Rick Nelson and Claude Peck dispense unasked-for advice about clothing, etiquette, culture, relationships, grooming and more.

 

CP: I suppose that for an already gay-married guy like yourself, the June Supreme Court ruling was old hat.

 

RN: Well, it did make my vows legal whenever I traveled to, say, the Dakotas. Which is, um, never. But still, pretty great, right?

 

CP: This thing went faster than a wildfire in a windstorm. Before the spring of 2004, when Massachusetts stepped up, gay nuptials were illegal in every state.

 

RN: By comparison, American hero Elizabeth Cady Stanton was advocating for women’s suffrage as early as 1848, and it took another 72 years until the 19th Amendment was ratified. If social media had been around, I’m guessing women might have been voting much earlier.

 

CP: Things got rolling, in terms of legal challenges, here in Minnesota 43 years ago when Jack Baker and Michael McConnell sued over being denied a marriage license. O Pioneers ... What else you got?

 

RN: Not that you care, soap-hater that you are, but “Days of Our Lives” killed off Will Horton and effectively wrote off his spouse, Sonny Kiriakis, meaning NBC’s sole sudser pretty much lost its groundbreaking “Gays of Our Lives” story line.

 

CP: Please, stop.

 

RN: To be honest, I was hoping the Necktie Killer would choke the life out of Will. The murder weapon was a red foulard, by the way.

 

CP: While on the plane of the engagingly shallow, I have guilty-pleasured myself with “Empire,” the Motown-meets-“Dynasty” prime time series by gay executive producer Lee Daniels and featuring Jussie Smollett as the gay son of Empire Records founder Lucious Lyon (Terrence Howard).

 

RN: It’s on my Netflix queue, per your instructions. There are too many TV gay plot lines for me to keep up with. For instance, when I remember to watch, I’m totally into Will’s coming-out tale on “Nashville.” It’s very Ty Herndon, only much soapier.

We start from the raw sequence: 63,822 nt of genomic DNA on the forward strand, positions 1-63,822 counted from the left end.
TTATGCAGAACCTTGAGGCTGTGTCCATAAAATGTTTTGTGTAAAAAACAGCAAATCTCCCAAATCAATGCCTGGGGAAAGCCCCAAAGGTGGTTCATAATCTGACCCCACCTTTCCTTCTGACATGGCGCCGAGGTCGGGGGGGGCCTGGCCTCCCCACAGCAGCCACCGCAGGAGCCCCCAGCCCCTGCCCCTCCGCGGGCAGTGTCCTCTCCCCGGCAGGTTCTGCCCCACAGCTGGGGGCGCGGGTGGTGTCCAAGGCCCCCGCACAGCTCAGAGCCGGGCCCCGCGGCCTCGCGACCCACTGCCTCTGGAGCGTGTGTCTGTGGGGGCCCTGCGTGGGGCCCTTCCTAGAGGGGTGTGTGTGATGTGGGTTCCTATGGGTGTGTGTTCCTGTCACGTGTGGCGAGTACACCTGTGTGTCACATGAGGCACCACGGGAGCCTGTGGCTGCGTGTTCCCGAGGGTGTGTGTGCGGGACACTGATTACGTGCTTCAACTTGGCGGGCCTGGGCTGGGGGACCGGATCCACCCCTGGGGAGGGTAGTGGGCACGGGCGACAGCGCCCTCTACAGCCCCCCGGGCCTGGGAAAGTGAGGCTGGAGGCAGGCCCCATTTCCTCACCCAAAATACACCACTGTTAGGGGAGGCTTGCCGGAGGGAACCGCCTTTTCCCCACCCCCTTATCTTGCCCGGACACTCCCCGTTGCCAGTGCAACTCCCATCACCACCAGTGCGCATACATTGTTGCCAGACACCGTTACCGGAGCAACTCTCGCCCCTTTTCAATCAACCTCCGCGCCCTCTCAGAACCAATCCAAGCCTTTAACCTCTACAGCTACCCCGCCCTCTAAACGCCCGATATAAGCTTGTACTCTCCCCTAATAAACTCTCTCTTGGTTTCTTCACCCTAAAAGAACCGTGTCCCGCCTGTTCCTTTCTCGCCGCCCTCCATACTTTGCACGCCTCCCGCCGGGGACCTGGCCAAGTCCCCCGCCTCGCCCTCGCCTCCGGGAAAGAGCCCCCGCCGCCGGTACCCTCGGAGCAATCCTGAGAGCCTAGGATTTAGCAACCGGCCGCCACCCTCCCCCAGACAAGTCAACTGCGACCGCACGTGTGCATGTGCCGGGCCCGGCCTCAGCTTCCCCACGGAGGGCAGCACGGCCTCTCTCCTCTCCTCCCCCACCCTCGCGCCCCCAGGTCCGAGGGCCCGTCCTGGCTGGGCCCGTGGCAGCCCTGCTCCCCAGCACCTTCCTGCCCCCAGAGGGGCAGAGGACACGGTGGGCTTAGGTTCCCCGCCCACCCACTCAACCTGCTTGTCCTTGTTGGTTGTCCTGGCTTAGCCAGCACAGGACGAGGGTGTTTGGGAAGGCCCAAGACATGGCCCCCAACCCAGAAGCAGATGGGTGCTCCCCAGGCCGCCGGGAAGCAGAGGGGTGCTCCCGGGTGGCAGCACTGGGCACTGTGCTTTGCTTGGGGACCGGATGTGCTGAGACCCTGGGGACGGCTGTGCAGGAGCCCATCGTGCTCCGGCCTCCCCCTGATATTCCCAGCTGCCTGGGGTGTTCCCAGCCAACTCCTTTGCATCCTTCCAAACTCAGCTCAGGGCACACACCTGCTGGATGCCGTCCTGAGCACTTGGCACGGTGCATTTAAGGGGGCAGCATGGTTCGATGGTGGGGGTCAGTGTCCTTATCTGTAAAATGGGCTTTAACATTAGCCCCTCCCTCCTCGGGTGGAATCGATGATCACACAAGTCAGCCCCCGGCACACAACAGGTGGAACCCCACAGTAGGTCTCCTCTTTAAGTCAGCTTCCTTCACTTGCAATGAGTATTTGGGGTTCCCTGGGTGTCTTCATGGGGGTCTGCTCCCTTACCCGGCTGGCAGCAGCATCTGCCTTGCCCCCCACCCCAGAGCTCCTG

CP: When it comes to lesbian story lines on episodic TV, “Transparent” stole thunder from “Orange Is the New Black.” The episode set at a rural women’s music festival? Scarifyingly hilarious.

 

RN: Ahem, spoiler alert. Back to the marriage thing for a sec. It’s great to see so many celebrity same-sex couplings being given the People magazine treatment. Nathan Lane and Devlin Elliott, married! Tom Daley and Dustin Lance Black, engaged! Cat Cora and Jennifer Cora, divorcing!

 

CP: Big news for Alison Bechdel. The erstwhile Twin Cities cartoonist wrote a beautiful graphic novel, “Fun Home,” the musical version of which captivated Broadway and took home a fistful of Tonys, including for Best Musical.

 

RN: It’s a bummer that pioneering blogger Andrew Sullivan pulled the plug on his stream-of-consciousness website, the Dish.

 

CP: At least you still have your Tom + Lorenzo.

 

RN: I know. Phew. I see that Out magazine placed President Obama on the cover of its annual year-end Out 100 issue, calling him “Ally. Hero. Icon.” Agree?

 

CP: He’s no Hillary. In a good way.

 

E-mail: witheringglance@startribune.com

Twitter: @claudepeck and @RickNelsonStrib